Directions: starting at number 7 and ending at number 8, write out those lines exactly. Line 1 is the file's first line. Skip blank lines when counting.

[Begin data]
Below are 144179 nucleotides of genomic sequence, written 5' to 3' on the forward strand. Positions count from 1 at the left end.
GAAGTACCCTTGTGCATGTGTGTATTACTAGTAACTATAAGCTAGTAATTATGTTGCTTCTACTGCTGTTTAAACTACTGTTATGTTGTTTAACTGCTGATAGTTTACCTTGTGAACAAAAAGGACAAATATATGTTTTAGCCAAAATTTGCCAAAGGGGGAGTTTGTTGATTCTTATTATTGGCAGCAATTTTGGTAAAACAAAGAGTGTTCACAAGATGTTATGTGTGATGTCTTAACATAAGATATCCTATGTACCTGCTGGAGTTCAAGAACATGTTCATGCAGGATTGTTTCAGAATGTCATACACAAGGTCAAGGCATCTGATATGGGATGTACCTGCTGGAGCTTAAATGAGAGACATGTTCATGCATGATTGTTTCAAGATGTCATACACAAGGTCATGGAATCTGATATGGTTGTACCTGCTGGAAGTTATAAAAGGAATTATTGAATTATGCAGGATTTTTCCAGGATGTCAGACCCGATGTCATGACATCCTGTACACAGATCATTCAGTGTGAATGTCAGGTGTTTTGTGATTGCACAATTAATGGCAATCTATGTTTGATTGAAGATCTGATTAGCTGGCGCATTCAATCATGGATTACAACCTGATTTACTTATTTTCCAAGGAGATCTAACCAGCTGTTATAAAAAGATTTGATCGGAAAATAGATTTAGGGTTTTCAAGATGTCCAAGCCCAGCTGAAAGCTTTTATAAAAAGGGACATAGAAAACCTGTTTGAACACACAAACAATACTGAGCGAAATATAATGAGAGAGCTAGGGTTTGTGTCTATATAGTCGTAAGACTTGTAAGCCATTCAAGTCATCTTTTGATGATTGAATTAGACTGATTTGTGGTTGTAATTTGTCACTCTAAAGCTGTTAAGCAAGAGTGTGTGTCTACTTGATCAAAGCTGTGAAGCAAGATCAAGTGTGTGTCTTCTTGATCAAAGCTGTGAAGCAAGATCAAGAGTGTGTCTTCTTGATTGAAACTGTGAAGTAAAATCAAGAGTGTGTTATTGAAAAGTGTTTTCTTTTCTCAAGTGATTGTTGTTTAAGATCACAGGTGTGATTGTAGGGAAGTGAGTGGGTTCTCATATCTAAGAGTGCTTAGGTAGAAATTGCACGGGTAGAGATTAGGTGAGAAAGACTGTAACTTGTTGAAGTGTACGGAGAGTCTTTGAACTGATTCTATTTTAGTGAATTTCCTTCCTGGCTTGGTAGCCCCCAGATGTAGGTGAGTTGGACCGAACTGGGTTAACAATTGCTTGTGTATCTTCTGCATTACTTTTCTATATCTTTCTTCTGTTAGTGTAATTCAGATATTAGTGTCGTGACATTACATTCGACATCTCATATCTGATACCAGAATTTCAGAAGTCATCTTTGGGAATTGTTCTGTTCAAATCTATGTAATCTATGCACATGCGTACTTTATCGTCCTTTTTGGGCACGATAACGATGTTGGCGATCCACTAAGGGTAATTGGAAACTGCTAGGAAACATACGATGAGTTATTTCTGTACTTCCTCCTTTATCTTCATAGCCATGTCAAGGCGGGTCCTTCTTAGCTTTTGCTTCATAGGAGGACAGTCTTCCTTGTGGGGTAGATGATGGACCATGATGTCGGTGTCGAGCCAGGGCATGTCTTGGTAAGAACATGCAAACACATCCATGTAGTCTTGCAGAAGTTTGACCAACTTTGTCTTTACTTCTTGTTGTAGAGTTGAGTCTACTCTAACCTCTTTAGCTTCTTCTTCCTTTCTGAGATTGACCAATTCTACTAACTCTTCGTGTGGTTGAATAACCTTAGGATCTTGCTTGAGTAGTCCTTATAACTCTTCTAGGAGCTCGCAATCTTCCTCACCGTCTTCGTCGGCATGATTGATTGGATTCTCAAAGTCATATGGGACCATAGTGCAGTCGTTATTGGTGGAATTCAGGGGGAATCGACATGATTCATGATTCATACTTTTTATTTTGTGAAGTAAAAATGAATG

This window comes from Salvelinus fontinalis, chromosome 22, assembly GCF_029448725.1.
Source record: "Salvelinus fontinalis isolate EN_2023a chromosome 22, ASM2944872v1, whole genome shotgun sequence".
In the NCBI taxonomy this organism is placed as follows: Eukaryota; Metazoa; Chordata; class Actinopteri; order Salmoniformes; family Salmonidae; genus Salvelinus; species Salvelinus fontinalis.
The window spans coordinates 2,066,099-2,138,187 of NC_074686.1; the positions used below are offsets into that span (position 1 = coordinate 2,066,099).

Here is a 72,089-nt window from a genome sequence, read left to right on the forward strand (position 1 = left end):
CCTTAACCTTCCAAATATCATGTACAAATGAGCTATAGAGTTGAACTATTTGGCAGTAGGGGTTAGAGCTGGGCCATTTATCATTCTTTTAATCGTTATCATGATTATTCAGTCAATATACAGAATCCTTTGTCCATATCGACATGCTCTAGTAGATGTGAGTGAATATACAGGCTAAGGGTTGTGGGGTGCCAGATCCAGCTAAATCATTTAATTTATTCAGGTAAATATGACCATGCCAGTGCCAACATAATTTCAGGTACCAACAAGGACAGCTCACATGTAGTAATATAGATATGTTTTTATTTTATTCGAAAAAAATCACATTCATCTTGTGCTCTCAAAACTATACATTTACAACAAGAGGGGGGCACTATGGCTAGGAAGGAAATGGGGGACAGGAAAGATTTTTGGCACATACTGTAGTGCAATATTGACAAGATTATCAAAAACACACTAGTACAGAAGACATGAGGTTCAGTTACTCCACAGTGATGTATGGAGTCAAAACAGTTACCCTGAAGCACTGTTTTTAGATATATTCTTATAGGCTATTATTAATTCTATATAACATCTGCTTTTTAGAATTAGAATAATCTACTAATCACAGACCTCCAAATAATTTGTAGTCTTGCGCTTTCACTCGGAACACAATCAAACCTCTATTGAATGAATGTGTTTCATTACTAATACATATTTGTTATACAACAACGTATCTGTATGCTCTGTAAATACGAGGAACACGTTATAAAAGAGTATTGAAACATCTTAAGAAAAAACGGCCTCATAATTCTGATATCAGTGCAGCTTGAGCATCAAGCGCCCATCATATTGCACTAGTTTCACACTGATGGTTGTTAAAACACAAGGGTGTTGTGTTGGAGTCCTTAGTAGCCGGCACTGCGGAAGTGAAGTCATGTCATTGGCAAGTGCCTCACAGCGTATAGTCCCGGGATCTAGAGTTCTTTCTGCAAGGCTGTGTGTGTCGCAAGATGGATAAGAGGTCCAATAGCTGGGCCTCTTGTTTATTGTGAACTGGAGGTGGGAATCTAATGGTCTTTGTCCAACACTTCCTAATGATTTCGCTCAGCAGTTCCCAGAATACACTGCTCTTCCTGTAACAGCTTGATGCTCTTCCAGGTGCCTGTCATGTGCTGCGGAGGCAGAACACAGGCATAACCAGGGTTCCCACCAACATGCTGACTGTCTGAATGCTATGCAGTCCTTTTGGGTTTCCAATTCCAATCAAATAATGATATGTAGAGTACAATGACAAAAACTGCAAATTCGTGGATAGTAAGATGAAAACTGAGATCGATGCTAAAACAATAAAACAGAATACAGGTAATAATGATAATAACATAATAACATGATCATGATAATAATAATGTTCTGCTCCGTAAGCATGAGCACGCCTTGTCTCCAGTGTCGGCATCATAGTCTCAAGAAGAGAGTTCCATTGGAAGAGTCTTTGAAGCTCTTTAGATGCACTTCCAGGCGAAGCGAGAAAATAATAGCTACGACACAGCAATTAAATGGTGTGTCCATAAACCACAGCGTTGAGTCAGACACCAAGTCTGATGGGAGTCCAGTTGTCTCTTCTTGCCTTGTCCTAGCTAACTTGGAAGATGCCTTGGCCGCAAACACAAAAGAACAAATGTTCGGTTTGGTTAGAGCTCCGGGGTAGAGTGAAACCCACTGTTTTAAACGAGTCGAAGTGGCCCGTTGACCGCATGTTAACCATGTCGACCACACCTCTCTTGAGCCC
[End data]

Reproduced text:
Here is a 72,089-nt window from a genome sequence, read left to right on the forward strand (position 1 = left end):
CCTTAACCTTCCAAATATCATGTACAAATGAGCTATAGAGTTGAACTATTTGGCAGTAGGGGTTAGAGCTGGGCCATTTATCATTCTTTTAATCGTTATCATGATTATTCAGTCAATATACAGAATCCTTTGTCCATATCGACATGCTCTAGTAGATGTGAGTGAATATACAGGCTAAGGGTTGTGGGGTGCCAGATCCAGCTAAATCATTTAATTTATTCAGGTAAATATGACCATGCCAGTGCCAACATAATTTCAGGTACCAACAAGGACAGCTCACATGTAGTAATATAGATATGTTTTTATTTTATTCGAAAAAAATCACATTCATCTTGTGCTCTCAAAACTATACATTTACAACAAGAGGGGGGCACTATGGCTAGGAAGGAAATGGGGGACAGGAAAGATTTTTGGCACATACTGTAGTGCAATATTGACAAGATTATCAAAAACACACTAGTACAGAAGACATGAGGTTCAGTTACTCCACAGTGATGTATGGAGTCAAAACAGTTACCCTGAAGCACTGTTTTTAGATATATTCTTATAGGCTATTATTAATTCTATATAACATCTGCTTTTTAGAATTAGAATAATCTACTAATCACAGACCTCCAAATAATTTGTAGTCTTGCGCTTTCACTCGGAACACAATCAAACCTCTATTGAATGAATGTGTTTCATTACTAATACATATTTGTTATACAACAACGTATCTGTATGCTCTGTAAATACGAGGAACACGTTATAAAAGAGTATTGAAACATCTTAAGAAAAAACGGCCTCATAATTCTGATATCAGTGCAGCTTGAGCATCAAGCGCCCATCATATTGCACTAGTTTCACACTGATGGTTGTTAAAACACAAGGGTGTTGTGTTGGAGTCCTTAGTAGCCGGCACTGCGGAAGTGAAGTCATGTCATTGGCAAGTGCCTCACAGCGTATAGTCCCGGGATCTAGAGTTCTTTCTGCAAGGCTGTGTGTGTCGCAAGATGGATAAGAGGTCCAATAGCTGGGCCTCTTGTTTATTGTGAACTGGAGGTGGGAATCTAATGGTCTTTGTCCAACACTTCCTAATGATTTCGCTCAGCAGTTCCCAGAATACACTGCTCTTCCTGTAACAGCTTGATGCTCTTCCAGGTGCCTGTCATGTGCTGCGGAGGCAGAACACAGGCATAACCAGGGTTCCCACCAACATGCTGACTGTCTGAATGCTATGCAGTCCTTTTGGGTTTCCAATTCCAATCAAATAATGATATGTAGAGTACAATGACAAAAACTGCAAATTCGTGGATAGTAAGATGAAAACTGAGATCGATGCTAAAACAATAAAACAGAATACAGGTAATAATGATAATAACATAATAACATGATCATGATAATAATAATGTTCTGCTCCGTAAGCATGAGCACGCCTTGTCTCCAGTGTCGGCATCATAGTCTCAAGAAGAGAGTTCCATTGGAAGAGTCTTTGAAGCTCTTTAGATGCACTTCCAGGCGAAGCGAGAAAATAATAGCTACGACACAGCAATTAAATGGTGTGTCCATAAACCACAGCGTTGAGTCAGACACCAAGTCTGATGGGAGTCCAGTTGTCTCTTCTTGCCTTGTCCTAGCTAACTTGGAAGATGCCTTGGCCGCAAACACAAAAGAACAAATGTTCGGTTTGGTTAGAGCTCCGGGGTAGAGTGAAACCCACTGTTTTAAACGAGTCGAAGTGGCCCGTTGACCGCATGTTAACCATGTCGACCACACCTCTCTTGAGCCC